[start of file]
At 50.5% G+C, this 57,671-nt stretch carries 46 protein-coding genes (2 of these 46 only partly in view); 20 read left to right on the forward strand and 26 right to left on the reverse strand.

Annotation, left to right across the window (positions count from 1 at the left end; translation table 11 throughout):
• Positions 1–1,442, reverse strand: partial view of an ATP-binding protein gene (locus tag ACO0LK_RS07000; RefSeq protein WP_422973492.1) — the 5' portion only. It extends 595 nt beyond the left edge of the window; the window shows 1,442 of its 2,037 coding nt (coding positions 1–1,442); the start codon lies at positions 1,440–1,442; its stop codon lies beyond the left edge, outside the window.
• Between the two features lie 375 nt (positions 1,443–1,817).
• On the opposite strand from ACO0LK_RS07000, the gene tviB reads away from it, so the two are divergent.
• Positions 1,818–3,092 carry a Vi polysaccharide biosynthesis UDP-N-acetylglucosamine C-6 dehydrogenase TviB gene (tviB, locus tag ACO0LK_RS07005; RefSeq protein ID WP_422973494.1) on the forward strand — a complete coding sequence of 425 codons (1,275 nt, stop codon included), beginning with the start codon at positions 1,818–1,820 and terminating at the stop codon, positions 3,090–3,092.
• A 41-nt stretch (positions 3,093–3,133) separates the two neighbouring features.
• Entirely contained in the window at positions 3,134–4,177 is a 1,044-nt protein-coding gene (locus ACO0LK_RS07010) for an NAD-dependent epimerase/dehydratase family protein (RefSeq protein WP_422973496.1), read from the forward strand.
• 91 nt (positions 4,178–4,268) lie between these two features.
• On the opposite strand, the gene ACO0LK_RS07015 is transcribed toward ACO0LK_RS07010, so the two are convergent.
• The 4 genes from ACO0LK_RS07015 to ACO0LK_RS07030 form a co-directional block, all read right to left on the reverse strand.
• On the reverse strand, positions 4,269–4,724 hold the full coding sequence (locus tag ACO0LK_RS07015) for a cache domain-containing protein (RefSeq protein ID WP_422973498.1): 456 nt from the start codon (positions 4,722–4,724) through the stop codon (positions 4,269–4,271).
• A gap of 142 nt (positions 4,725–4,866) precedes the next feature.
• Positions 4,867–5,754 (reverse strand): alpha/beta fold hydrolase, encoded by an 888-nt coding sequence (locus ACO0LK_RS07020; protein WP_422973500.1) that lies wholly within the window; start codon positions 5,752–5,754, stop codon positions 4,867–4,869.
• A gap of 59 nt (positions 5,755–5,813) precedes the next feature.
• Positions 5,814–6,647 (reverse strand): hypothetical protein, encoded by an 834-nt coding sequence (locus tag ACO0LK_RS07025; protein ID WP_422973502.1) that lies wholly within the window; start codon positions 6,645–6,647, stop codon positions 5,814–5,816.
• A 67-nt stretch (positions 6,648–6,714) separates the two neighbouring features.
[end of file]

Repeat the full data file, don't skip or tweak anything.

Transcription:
At 50.5% G+C, this 57,671-nt stretch carries 46 protein-coding genes (2 of these 46 only partly in view); 20 read left to right on the forward strand and 26 right to left on the reverse strand.

Annotation, left to right across the window (positions count from 1 at the left end; translation table 11 throughout):
• Positions 1–1,442, reverse strand: partial view of an ATP-binding protein gene (locus tag ACO0LK_RS07000; RefSeq protein WP_422973492.1) — the 5' portion only. It extends 595 nt beyond the left edge of the window; the window shows 1,442 of its 2,037 coding nt (coding positions 1–1,442); the start codon lies at positions 1,440–1,442; its stop codon lies beyond the left edge, outside the window.
• Between the two features lie 375 nt (positions 1,443–1,817).
• On the opposite strand from ACO0LK_RS07000, the gene tviB reads away from it, so the two are divergent.
• Positions 1,818–3,092 carry a Vi polysaccharide biosynthesis UDP-N-acetylglucosamine C-6 dehydrogenase TviB gene (tviB, locus tag ACO0LK_RS07005; RefSeq protein ID WP_422973494.1) on the forward strand — a complete coding sequence of 425 codons (1,275 nt, stop codon included), beginning with the start codon at positions 1,818–1,820 and terminating at the stop codon, positions 3,090–3,092.
• A 41-nt stretch (positions 3,093–3,133) separates the two neighbouring features.
• Entirely contained in the window at positions 3,134–4,177 is a 1,044-nt protein-coding gene (locus ACO0LK_RS07010) for an NAD-dependent epimerase/dehydratase family protein (RefSeq protein WP_422973496.1), read from the forward strand.
• 91 nt (positions 4,178–4,268) lie between these two features.
• On the opposite strand, the gene ACO0LK_RS07015 is transcribed toward ACO0LK_RS07010, so the two are convergent.
• The 4 genes from ACO0LK_RS07015 to ACO0LK_RS07030 form a co-directional block, all read right to left on the reverse strand.
• On the reverse strand, positions 4,269–4,724 hold the full coding sequence (locus tag ACO0LK_RS07015) for a cache domain-containing protein (RefSeq protein ID WP_422973498.1): 456 nt from the start codon (positions 4,722–4,724) through the stop codon (positions 4,269–4,271).
• A gap of 142 nt (positions 4,725–4,866) precedes the next feature.
• Positions 4,867–5,754 (reverse strand): alpha/beta fold hydrolase, encoded by an 888-nt coding sequence (locus ACO0LK_RS07020; protein WP_422973500.1) that lies wholly within the window; start codon positions 5,752–5,754, stop codon positions 4,867–4,869.
• A gap of 59 nt (positions 5,755–5,813) precedes the next feature.
• Positions 5,814–6,647 (reverse strand): hypothetical protein, encoded by an 834-nt coding sequence (locus tag ACO0LK_RS07025; protein ID WP_422973502.1) that lies wholly within the window; start codon positions 6,645–6,647, stop codon positions 5,814–5,816.
• A 67-nt stretch (positions 6,648–6,714) separates the two neighbouring features.